By leveraging the power of technology, Curriki Japan is giving all students the same opportunity to access world-class learning materials for free, according to Professor Emeritus Muraoka of the School of Engineering and Science at Waseda University.

 

L-R: Professor Kakei, Dean of Open Education at Waseda University; Professor Muraoka, School of Engineering and Science at Waseda University; Kim Jones, Curriki CEO; Hasegawa-san

L-R: Professor Katsuhiko Kakehi, Dean of Open Education Center, Waseda University; Professor Emeritus Yoichi Muraoka, Waseda University; Kim Jones, Curriki CEO; Susumu Hasegawa, Director, Curriki Japan and Member of the Board, JTP

Curriki continues to be an inspiring global community where educators, parents and students can collaborate, create, learn, and connect with others. Would you please share this news with friends, relatives or colleagues who live in Japan or speak Japanese?  

Pinterest: Ideas for Teachers

pinit2By Janet Pinto, Chief Academic Officer, Curriki

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A popular site for teachers, Pinterest boasts over 500,000 education pins each day! It’s an easy and visual way to share and find creative new ideas for the classroom (sounds a lot like Curriki!).

We’re steadily growing our boards, and encourage you to follow Curriki on Pinterest , where you can find Boards ranging from Books Worth Reading and Favorite STEM Resources, to New Teacher Info and Project Based Learning.

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But as we expand, we need your opinion!  Please take a moment to let us know what information is most valuable to you.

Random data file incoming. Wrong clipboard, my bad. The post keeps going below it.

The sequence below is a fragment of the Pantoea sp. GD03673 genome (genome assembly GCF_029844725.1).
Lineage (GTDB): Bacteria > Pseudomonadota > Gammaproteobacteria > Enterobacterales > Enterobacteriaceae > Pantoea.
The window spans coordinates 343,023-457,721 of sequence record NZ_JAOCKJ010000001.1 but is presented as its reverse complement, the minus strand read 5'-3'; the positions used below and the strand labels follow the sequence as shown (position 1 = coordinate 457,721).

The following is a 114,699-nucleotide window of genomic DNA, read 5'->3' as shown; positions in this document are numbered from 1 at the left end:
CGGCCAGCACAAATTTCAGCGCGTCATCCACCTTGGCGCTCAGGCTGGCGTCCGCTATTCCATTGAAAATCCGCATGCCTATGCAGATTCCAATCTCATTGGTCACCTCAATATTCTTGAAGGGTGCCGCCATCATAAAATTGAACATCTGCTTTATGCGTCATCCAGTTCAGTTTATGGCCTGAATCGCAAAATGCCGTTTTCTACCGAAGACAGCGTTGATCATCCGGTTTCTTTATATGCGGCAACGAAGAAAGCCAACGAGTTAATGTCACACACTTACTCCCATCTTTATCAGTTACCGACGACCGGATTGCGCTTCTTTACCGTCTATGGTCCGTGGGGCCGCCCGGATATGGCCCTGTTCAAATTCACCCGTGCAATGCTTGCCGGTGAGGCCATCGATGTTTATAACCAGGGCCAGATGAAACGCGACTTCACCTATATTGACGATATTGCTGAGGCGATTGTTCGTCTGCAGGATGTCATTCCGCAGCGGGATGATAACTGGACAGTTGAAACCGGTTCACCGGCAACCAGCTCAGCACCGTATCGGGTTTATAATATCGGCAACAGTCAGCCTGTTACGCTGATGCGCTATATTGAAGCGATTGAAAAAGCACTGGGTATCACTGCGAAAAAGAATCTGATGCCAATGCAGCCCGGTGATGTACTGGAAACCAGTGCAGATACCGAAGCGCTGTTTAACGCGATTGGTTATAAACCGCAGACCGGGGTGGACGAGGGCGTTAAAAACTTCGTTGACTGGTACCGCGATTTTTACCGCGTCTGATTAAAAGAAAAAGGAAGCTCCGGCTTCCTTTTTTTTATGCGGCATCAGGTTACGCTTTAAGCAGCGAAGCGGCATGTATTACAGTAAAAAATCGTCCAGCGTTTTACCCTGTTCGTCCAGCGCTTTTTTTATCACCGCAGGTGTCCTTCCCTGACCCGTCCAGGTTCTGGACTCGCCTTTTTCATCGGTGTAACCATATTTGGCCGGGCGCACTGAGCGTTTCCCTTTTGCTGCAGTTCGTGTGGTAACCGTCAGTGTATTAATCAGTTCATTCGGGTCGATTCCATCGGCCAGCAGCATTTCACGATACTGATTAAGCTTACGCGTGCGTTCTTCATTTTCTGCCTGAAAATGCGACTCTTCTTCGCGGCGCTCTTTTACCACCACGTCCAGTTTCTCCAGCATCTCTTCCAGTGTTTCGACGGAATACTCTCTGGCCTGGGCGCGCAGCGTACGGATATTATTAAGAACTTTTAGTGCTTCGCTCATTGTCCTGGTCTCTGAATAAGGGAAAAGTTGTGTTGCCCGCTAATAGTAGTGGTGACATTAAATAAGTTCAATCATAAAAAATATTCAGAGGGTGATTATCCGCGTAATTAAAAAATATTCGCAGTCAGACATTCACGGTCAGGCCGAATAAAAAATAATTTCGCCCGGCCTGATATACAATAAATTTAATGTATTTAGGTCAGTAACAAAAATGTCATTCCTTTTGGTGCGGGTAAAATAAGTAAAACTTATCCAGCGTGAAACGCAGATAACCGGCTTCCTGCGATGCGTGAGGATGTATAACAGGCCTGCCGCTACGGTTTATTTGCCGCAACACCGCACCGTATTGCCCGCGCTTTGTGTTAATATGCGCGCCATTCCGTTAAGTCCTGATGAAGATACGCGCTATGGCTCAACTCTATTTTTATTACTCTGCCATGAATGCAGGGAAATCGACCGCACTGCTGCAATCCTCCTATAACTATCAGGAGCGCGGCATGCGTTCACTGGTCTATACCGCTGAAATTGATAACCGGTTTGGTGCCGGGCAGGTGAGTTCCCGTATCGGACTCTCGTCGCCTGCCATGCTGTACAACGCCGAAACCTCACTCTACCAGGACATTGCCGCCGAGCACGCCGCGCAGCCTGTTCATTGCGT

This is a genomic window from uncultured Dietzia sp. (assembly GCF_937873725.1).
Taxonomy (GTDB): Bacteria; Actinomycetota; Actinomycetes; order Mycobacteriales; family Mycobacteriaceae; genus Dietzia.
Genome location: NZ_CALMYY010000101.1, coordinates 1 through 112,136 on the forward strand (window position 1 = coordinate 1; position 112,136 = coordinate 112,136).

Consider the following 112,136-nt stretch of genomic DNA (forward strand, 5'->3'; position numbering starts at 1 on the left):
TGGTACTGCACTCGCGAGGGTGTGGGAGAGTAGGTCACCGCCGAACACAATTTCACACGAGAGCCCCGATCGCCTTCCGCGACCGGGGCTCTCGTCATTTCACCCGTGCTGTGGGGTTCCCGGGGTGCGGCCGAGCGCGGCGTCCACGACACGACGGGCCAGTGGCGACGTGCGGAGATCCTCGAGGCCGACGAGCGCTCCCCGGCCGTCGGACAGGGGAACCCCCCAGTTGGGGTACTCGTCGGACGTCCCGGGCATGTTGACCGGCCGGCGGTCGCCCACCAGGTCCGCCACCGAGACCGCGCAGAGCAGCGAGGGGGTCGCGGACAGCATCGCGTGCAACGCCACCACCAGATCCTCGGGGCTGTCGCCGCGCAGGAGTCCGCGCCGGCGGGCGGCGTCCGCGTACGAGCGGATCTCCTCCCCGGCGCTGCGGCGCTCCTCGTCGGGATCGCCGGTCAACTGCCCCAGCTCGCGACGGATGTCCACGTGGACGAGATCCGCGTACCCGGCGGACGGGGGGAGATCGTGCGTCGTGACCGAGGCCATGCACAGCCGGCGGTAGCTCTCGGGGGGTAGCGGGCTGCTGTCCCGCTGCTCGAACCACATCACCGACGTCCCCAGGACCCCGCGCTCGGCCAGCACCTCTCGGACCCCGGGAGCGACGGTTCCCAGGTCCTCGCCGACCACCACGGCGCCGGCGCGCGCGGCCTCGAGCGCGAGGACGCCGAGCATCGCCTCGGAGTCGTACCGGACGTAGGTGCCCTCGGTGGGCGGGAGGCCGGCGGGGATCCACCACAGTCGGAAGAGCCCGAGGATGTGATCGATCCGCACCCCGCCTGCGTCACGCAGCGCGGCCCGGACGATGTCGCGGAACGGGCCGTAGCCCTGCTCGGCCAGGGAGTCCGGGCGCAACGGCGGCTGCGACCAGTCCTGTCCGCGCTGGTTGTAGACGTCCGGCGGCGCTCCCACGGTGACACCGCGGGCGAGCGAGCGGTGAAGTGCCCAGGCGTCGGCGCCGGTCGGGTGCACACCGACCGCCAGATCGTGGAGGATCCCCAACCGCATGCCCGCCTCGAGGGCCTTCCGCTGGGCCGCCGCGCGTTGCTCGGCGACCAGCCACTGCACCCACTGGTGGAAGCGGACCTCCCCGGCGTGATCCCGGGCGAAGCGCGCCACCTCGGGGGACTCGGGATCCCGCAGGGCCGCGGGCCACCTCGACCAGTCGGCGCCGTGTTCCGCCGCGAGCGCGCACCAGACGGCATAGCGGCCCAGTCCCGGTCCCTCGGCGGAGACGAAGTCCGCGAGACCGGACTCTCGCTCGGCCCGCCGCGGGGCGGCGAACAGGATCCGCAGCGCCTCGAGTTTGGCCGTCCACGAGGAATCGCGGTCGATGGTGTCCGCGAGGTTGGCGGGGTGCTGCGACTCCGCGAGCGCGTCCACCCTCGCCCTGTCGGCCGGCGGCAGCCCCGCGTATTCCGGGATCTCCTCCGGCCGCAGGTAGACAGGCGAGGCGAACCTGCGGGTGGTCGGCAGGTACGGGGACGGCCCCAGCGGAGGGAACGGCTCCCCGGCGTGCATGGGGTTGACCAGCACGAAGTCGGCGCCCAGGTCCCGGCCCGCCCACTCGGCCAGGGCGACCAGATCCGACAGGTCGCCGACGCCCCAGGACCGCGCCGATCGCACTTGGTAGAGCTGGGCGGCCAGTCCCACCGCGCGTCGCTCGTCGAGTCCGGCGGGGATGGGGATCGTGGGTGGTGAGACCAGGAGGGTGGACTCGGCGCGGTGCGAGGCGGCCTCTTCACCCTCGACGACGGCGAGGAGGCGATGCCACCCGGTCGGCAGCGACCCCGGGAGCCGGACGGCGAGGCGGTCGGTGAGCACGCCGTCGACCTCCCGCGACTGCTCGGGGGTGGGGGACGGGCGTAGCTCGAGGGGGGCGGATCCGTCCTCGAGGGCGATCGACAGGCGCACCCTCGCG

New SATs – Leveling the Playing Field

janetpic_preferredBy Janet Pinto, Chief Academic Officer, Curriki

The College Board has announced major changes to the SAT format (sometimes called SATs, and officially the SAT Reasoning test) beginning in 2016. The test is very widely used in college admissions in the U.S. Many have argued that the results of the test are given too high a weight in admissions. Research indicates that high school grades are much better correlated with college performance than SAT scores. But the SAT is here to stay, and will remain of major importance in determining where high school graduates can attend college or university. The new set of tests will revert to a maximum score of 1600 based on the combination of the math and the English reading/writing sections. The essay portion of the exams will remain, but become optional, while also more rigorous.

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Much of the motivation toward redefining the test is in an attempt to level the playing field and deliver opportunity for students coming from various economic and cultural backgrounds. See the College Board web site for their thoughts around this issue. There is an excellent article from the NY Times discussing the story of how the new version of the SAT came to be.

In addition to the issue of how much to weight the SAT and its competitor, the ACT, are given in admissions, there have long been concerns that the affluent have a double advantage in taking either of these tests. First, they are generally attending better schools than less privileged students, and have been exposed to more difficult concepts in math and more difficult vocabulary. And second, a whole SAT preparation industry has been around for decades – almost since the first SAT was introduced in 1926 – to help students improve their scores on the exams.